On September 29, 1939, the plaintiff brought the present bill to reach and apply in satisfaction of the judgment the obligation of the defendant insurer, under G.L.(Ter.Ed.) c. 214, § 3(10), and c. 175, § 113. The defendant insurer filed a plea that the cause of suit stated in the bill did not accrue within one year before the commencement of the suit. By G.L.(Ter.Ed.) c. 260, § 4, in its latest form in St.1937, c. 385, § 9, a suit in equity of the class to which the present suit belongs ‘shall be commenced only within one year next after the cause of action accrues.’ The judge ‘sustained’ the plea (Dudley v. Sheehan Construction Co., 305 Mass. 144, 145, 25 N.E.2d 230) upon the only evidence introduced, which was a copy of the docket in the action of tort for causing death, in which the facts already stated appeared, and then reported the case.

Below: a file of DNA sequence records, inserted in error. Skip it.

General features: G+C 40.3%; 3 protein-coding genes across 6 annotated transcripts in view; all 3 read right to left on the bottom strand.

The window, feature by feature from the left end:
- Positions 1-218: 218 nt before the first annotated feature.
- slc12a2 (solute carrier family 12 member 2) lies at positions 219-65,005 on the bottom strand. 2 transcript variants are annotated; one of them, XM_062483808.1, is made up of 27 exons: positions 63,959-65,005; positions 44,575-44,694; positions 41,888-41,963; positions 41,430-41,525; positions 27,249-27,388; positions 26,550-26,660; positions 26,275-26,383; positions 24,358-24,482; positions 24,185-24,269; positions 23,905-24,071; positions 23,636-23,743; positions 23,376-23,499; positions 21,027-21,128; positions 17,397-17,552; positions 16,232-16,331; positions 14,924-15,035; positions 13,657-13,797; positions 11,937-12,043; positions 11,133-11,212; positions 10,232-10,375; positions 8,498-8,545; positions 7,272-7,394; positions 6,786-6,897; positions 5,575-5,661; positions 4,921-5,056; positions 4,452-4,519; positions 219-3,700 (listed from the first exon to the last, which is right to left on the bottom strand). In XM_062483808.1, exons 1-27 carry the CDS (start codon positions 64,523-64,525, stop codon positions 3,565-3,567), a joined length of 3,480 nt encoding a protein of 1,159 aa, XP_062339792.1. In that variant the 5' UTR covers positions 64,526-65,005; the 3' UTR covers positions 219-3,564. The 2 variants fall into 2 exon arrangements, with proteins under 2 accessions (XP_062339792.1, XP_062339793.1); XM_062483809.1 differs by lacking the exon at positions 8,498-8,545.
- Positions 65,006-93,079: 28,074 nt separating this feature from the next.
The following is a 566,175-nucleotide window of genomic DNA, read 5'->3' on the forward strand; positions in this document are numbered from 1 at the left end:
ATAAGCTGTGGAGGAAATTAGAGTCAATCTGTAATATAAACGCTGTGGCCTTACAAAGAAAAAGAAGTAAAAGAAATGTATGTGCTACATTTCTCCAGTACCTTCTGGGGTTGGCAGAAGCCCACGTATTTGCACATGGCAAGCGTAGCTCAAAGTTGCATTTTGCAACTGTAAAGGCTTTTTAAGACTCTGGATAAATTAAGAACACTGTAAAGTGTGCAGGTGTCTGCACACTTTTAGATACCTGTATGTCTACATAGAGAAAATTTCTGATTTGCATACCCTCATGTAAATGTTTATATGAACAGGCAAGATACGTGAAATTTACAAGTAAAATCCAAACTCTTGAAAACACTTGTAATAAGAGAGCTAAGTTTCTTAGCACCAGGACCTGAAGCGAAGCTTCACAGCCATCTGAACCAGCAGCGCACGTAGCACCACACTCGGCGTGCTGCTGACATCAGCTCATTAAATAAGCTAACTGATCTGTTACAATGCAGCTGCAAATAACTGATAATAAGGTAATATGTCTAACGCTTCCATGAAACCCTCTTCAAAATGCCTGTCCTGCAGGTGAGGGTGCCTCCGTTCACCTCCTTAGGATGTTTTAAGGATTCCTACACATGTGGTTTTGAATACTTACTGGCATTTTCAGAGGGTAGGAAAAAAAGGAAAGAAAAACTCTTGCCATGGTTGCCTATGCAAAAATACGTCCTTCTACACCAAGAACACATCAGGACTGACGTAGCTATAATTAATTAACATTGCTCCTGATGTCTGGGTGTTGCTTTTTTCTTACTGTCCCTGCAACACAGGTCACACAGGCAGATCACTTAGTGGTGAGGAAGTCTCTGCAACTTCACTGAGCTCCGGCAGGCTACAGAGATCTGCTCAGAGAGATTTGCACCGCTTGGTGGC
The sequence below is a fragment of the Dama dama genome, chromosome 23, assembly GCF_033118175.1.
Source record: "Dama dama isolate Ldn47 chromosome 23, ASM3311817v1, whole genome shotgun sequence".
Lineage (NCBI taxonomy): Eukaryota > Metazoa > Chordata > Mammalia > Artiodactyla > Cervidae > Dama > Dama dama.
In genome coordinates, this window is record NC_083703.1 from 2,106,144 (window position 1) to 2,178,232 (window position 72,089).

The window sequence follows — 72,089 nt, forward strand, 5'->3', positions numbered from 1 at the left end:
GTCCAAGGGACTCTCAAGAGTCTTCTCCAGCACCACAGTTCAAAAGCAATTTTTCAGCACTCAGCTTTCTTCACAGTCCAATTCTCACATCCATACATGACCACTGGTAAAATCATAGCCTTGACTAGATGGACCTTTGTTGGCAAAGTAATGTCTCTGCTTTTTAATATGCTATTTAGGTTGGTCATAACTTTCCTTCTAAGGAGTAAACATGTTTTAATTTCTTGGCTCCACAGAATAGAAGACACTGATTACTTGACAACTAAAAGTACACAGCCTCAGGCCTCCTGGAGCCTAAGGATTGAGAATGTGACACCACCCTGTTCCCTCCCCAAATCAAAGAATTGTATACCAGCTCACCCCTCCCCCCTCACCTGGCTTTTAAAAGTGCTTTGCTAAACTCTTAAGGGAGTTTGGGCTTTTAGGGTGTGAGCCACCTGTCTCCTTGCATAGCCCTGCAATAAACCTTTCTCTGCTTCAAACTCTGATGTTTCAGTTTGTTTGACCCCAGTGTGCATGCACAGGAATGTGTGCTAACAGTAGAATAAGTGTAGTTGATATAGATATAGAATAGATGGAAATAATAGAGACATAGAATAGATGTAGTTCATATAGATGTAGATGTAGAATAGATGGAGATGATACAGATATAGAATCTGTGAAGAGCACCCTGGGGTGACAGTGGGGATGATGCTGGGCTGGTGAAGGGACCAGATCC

The right to begin a suit of the class to which the present suit belongs accrues upon the expiration of thirty days after judgment in the action of tort. G.L.(Ter.Ed.) c. 214, § 3(10). Compare c. 175, § 113. If the judgment was in law rendered on December 12, 1938, the commencement of the present suit on September 29, 1939, was well within the year ‘next after the cause of action accrues,’ allowed by G.L.(Ter.Ed.) c. 260, § 4 (St.1937, c. 385, § 9). But the defendant insurer contends that the action was ‘ripe for judgment’ as soon after the finding made on April 21, 1938, as the twenty days allowed for claiming an appeal or filing a bill of exceptions, G.L.(Ter.Ed.) c. 231, §§ 96, 113, expired, and that judgment followed as matter of course on the following Monday, at ten o'clock in the forenoon, under G.L. (Ter.Ed.) c. 235, § 1, and Rule 79 of the Superior Court (1932). Here there was not only a statute providing for the entry of judgments by the clerk in civil actions and proceedings ripe for judgment, but there was, what was lacking in Gardner v. Butler, 193 Mass. 96, 78 N.E. 885, a rule of the court directing the clerk, unless the party entitled to judgment otherwise requests in writing or the court otherwise orders, to enter judgment at ten o'clock in the forenoon on Monday of each week in civil actions and proceedings ripe for judgment. Rule 79 of the Superior Court (1932). Under such a rule judgment is rendered in the view of the law when it ought to be entered, even though the clerk fails to make any entry upon the docket. Gardner v. Dudley, 12 Gray 430;Pierce v. Lamper, 141 Mass. 20, 6 N.E. 223;Davis v. National Life Ins. Co., 187 Mass. 468, 73 N.E. 658;Wallace v. Boston Elevated Railway, 194 Mass. 328, 80 N.E. 461;Shawmut Commercial Paper Co. v. Cram, 212 Mass. 108, 98 N.E. 696;Boston Bar Association v. Casey, 227 Mass. 46, 51, 116 N.E. 541;Warner v. Pittsfield, 231 Mass. 138, 141, 120 N.E. 379;Nugent v. Boston Consolidated Gas Co., 238 Mass. 221, 238, 130 N.E. 488;Porter v. Boston Storage Warehouse Co., 238 Mass. 298, 301, 130 N.E. 502;Cohen v. Industrial Bank & Trust Co., 274 Mass. 498, 504, 175 N.E. 78. If the contention of the defendant is sound, judgment was in law rendered on May 16, 1938, and the present suit begun on September 29, 1939, was barred by limitations. The whole case turns on the question whether the action of tort was ‘ripe for judgment,’ and consequently went to judgment on May 16, 1938.